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David Peace: 'Bill Shankly was even more isolated than Brian Clough at times'

The Damned United author speaks to TheScore.ie about his new novel on the legendary Liverpool manager.

Red or Dead is out now.
Red or Dead is out now.
Image: YouTube

IT IS FAR from common for a highly acclaimed novelist to write one football novel, let alone two, yet David Peace is clearly the exception that proves the rule.

In 2006, the Yorkshire-born writer published The Damned United, a popular and controversial novel, which would be later be made into a film, and was based around Brian Clough’s brief and unsuccessful stint as manager of Leeds United.

Now, the author has chosen to portray another giant of the game in Bill Shankly – the legendary Liverpool manager.

Shankly is still remembered fondly by football fans of a certain age, partially due to quotes such as his most famous remark: “Some people believe football is a matter of life and death… I can assure you it is much, much more important than that.”

However, Peace explains that part of his motivation for undertaking the arduous task of writing a 720-page novel on the legendary Scot was his feeling that many of the finer details about his life had been overshadowed by the occasional, well-documented quip.

“It was such an inspiring and revolutionary thing he did, coming to Liverpool in 1959 until he retired in 1974,” he explains. “I know in Liverpool in Anfield this story is well known. Growing up outside of Merseyside and not supporting Liverpool football club – to me Bill Shankly has been reduced to witticisms. He’s a very witty man, so it’s understandable.

“But I certainly wasn’t aware of the state that Liverpool football club had been in in 1959 in the second division. And the way he went there, changed everything and revolutionised the club. The Liverpool football club we know now – one of the most famous clubs in the world. Not just him, but the way he was able to inspire all the people around him – the players and particularly the supporters. Don Revie did a similar thing at Leeds and Brian Clough at Nottingham Forest. But I do think there was something particularly unique about Bill Shankly.”

Moreover, Peace is unsure as to why so few serious novelists have written about characters like Shankly and football in general, especially as there is a clear desire for such stories to be told.

“I do find it quite surprising given the obsession that so many of us have with football. And I do think the reason the supporters keep coming again and again is because most of it takes place in the imagination.

“One thing I’ve found is that people in football – players or managers and also football journalists, they don’t particularly care for people who are just supporters writing about it. I don’t know if it’s a peculiarly English trait, but there’s this whole thing about how unless you’ve been a footballer, you shouldn’t write about football.”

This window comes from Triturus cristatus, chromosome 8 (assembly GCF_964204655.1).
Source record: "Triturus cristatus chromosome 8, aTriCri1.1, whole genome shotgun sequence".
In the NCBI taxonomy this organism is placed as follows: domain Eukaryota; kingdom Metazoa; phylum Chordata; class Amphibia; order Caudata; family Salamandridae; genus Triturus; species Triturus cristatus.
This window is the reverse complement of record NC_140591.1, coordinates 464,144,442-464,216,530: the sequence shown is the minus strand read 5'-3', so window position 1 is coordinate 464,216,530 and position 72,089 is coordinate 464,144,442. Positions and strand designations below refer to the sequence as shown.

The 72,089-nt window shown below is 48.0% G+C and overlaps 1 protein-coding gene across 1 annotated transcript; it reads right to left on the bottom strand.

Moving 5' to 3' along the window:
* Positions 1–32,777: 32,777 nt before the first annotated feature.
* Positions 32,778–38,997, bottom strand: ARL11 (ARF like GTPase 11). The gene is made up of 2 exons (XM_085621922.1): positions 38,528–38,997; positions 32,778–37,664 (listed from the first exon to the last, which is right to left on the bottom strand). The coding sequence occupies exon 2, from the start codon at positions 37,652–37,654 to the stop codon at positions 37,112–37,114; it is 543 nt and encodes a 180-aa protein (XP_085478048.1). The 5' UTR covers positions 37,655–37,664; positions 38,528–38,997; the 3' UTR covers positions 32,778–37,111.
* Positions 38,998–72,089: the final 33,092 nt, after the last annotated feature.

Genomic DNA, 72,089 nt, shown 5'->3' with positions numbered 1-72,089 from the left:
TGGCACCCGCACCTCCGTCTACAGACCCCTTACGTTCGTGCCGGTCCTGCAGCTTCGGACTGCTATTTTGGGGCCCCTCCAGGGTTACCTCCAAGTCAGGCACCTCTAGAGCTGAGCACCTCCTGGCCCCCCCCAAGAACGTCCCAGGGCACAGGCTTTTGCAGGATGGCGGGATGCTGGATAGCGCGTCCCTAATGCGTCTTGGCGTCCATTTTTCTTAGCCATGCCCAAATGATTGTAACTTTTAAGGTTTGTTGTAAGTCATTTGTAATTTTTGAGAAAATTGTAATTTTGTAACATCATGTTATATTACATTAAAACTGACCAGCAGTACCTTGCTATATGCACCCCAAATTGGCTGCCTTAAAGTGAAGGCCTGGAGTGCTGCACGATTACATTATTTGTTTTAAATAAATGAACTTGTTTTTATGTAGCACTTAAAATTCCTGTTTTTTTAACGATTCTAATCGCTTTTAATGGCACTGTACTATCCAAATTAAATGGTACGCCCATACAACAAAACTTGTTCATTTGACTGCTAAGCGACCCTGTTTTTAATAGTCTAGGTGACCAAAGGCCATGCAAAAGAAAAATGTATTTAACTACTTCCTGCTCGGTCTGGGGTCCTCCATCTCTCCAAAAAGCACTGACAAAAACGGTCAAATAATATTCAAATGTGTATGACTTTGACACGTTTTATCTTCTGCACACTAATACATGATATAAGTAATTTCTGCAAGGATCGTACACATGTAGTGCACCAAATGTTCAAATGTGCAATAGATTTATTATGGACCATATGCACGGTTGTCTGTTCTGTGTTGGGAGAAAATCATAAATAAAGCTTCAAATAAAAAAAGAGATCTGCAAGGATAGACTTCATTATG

He continues: “When people tended to write about it – and Nick Hornby did very successfully as a fan – they tend to do so from a fan’s point of view. The drama and the excitement, what happens behind the scenes, is what appeals to me. You’re always wondering what does go on in the dressing room. What does go on in the boardroom. When I’m doing the book signings, people often come up to me and say, ‘will you write a book about Hibs or Hearts’… I’m in Edinburgh at the moment. But every club has these great stories.”

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(Shankly often referred to Anfield as his “home” – S&G/S&G and Barratts/EMPICS Sport)

The reaction to Red or Dead, as Peace acknowledges, has proved somewhat divisive thus far. Writing in The Financial Times, Simon Kuper was harsh in his criticism, complaining that “often the novel reads like a statistical football annual rewritten by someone studying for an MA in creative writing”. However, The Guardian was far kinder in its appraisal of the book, suggesting that it was “so hypnotic that even the football-averse might enjoy it,” while The Observer went so far as to call it “a masterpiece”.

Peace, meanwhile, concedes that even die-hard Liverpool fans will not necessarily enjoy it.

“I didn’t sit down writing it, hoping that it would be obscure or avant garde or off-putting,” he says. “I’ve been saying ‘it’s not for everyone’ since people started telling me it’s not for everyone. What I’m saying is this is my attempt to paint a portrait of Bill Shankly, written in the style that I tried to emotionally convey. What he went through in those 15 years before his retirement.

“What I meant was that, if they’re interested, people should have a look at it before reading it. I hope it is for everyone. But some people disagree.”

One of the reasons for this reaction is Red or Dead’s unconventional style, with repetition being used excessively. It even opens with the words: “Repetition. Repetition. Repetition.” So what prompted Peace to write it in this manner?

“It’s a novel,” he says. “To me, it’s a historical novel. I was trying to paint a portrait of Bill Shankly – my impression of Bill Shankly. One of the things I wanted to convey was the sacrifice and struggle that went on to create the club. Day in, day out, week in, week out. Season after season, year after year. For the reader, I wanted to convey the emotional highs and lows and the toll that must take on people. And football has these repetitions. We’re about to start the new Premier League season – and in many ways, it’s the same games over and over again. Those repetitions are almost like a ritual and those repetitions were Bill Shankly’s life for 16 years.

“And I do think that if you write a sentence like ‘Bill Shankly trained every day for 15 years with the team’. That sentence doesn’t do justice as to exactly what that entails. In the repetition, I was really trying to convey, as he himself said, this kind of relentless river that went on and on. There was no stepping out of it. It drained and exhausted him in the end, but it was also sustaining him at the same time.”

Peace himself is no stranger to exhausting experiences. He explains how his previous football-related book, The Damned United, had initially been undertaken as a reaction to the arduous process of writing GB84 – his intensely-told account of the miners’ strike. He imagined that The Damned United would be “a bit of a release, to recharge my batteries”. However, his research ultimately prompted him to focus on the level of intensity in Clough’s character, and if that experience in itself wasn’t unsettling, the subsequent controversy surrounding it undoubtedly was.